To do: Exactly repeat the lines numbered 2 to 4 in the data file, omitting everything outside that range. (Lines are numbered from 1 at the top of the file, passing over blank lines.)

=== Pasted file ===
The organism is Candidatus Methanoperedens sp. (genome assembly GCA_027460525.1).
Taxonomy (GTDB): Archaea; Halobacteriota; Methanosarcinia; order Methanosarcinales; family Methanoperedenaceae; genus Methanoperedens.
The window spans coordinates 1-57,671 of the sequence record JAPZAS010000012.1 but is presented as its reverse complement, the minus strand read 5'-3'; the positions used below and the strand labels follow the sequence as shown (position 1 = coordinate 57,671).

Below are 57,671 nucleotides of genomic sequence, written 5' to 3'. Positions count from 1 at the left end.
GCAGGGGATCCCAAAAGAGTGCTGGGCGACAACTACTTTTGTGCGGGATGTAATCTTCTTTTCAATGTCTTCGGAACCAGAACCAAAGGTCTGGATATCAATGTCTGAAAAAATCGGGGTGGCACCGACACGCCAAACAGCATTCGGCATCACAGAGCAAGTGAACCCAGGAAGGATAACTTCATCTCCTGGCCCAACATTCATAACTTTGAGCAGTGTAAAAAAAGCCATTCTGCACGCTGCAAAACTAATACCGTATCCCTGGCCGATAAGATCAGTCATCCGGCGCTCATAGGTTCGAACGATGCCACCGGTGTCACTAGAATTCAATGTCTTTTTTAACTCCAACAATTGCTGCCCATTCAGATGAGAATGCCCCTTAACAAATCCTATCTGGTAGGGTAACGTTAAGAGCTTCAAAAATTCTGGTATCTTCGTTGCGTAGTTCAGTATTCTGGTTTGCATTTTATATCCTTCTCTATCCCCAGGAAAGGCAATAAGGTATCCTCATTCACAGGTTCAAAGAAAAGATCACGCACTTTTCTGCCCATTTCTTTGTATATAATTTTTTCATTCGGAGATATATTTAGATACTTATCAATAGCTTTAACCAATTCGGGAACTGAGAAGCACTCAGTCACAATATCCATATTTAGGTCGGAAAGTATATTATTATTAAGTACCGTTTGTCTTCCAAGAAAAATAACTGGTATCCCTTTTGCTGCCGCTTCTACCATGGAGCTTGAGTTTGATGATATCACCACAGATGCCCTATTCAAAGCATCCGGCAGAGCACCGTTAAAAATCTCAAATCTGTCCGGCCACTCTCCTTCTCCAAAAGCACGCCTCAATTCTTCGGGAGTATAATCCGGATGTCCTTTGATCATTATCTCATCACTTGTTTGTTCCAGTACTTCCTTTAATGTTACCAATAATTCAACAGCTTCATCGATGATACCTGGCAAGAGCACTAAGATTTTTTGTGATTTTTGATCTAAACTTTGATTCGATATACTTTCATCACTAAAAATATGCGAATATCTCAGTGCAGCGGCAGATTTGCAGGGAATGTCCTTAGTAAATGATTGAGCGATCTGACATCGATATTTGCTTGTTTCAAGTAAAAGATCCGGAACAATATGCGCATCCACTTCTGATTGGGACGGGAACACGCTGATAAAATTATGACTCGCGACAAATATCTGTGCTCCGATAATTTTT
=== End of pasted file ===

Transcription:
Taxonomy (GTDB): Archaea; Halobacteriota; Methanosarcinia; order Methanosarcinales; family Methanoperedenaceae; genus Methanoperedens.
The window spans coordinates 1-57,671 of the sequence record JAPZAS010000012.1 but is presented as its reverse complement, the minus strand read 5'-3'; the positions used below and the strand labels follow the sequence as shown (position 1 = coordinate 57,671).

Below are 57,671 nucleotides of genomic sequence, written 5' to 3'. Positions count from 1 at the left end.